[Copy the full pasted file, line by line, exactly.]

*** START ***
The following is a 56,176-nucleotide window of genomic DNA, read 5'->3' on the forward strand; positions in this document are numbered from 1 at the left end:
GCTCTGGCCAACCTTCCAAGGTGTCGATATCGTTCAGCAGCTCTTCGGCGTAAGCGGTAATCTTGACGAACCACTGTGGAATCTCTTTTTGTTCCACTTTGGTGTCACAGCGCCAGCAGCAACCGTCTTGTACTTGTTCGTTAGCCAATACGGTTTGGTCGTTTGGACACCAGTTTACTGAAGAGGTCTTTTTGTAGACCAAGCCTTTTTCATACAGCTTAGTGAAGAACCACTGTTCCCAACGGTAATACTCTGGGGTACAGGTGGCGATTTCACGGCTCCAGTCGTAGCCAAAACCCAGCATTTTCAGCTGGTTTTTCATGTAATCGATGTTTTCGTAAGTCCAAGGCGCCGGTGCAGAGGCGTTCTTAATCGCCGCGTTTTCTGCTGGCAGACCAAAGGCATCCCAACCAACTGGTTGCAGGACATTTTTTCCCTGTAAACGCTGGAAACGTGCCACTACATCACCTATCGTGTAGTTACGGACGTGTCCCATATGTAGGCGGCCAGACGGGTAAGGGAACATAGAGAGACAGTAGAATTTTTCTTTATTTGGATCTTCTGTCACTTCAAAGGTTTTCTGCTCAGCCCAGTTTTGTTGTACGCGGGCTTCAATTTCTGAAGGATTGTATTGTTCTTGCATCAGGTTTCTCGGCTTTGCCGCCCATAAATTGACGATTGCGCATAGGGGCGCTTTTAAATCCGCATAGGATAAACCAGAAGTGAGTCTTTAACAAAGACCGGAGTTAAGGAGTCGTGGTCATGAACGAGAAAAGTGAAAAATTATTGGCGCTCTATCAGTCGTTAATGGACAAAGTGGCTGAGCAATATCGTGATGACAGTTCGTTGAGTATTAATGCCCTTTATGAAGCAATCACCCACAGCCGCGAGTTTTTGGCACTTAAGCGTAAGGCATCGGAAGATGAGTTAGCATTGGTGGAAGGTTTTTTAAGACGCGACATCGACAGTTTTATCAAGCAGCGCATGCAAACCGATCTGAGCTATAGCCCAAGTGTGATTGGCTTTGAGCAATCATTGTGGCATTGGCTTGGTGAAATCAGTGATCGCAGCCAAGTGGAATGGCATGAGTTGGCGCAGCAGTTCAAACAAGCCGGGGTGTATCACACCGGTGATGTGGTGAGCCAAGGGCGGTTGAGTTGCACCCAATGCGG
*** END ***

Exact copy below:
The following is a 56,176-nucleotide window of genomic DNA, read 5'->3' on the forward strand; positions in this document are numbered from 1 at the left end:
GCTCTGGCCAACCTTCCAAGGTGTCGATATCGTTCAGCAGCTCTTCGGCGTAAGCGGTAATCTTGACGAACCACTGTGGAATCTCTTTTTGTTCCACTTTGGTGTCACAGCGCCAGCAGCAACCGTCTTGTACTTGTTCGTTAGCCAATACGGTTTGGTCGTTTGGACACCAGTTTACTGAAGAGGTCTTTTTGTAGACCAAGCCTTTTTCATACAGCTTAGTGAAGAACCACTGTTCCCAACGGTAATACTCTGGGGTACAGGTGGCGATTTCACGGCTCCAGTCGTAGCCAAAACCCAGCATTTTCAGCTGGTTTTTCATGTAATCGATGTTTTCGTAAGTCCAAGGCGCCGGTGCAGAGGCGTTCTTAATCGCCGCGTTTTCTGCTGGCAGACCAAAGGCATCCCAACCAACTGGTTGCAGGACATTTTTTCCCTGTAAACGCTGGAAACGTGCCACTACATCACCTATCGTGTAGTTACGGACGTGTCCCATATGTAGGCGGCCAGACGGGTAAGGGAACATAGAGAGACAGTAGAATTTTTCTTTATTTGGATCTTCTGTCACTTCAAAGGTTTTCTGCTCAGCCCAGTTTTGTTGTACGCGGGCTTCAATTTCTGAAGGATTGTATTGTTCTTGCATCAGGTTTCTCGGCTTTGCCGCCCATAAATTGACGATTGCGCATAGGGGCGCTTTTAAATCCGCATAGGATAAACCAGAAGTGAGTCTTTAACAAAGACCGGAGTTAAGGAGTCGTGGTCATGAACGAGAAAAGTGAAAAATTATTGGCGCTCTATCAGTCGTTAATGGACAAAGTGGCTGAGCAATATCGTGATGACAGTTCGTTGAGTATTAATGCCCTTTATGAAGCAATCACCCACAGCCGCGAGTTTTTGGCACTTAAGCGTAAGGCATCGGAAGATGAGTTAGCATTGGTGGAAGGTTTTTTAAGACGCGACATCGACAGTTTTATCAAGCAGCGCATGCAAACCGATCTGAGCTATAGCCCAAGTGTGATTGGCTTTGAGCAATCATTGTGGCATTGGCTTGGTGAAATCAGTGATCGCAGCCAAGTGGAATGGCATGAGTTGGCGCAGCAGTTCAAACAAGCCGGGGTGTATCACACCGGTGATGTGGTGAGCCAAGGGCGGTTGAGTTGCACCCAATGCGG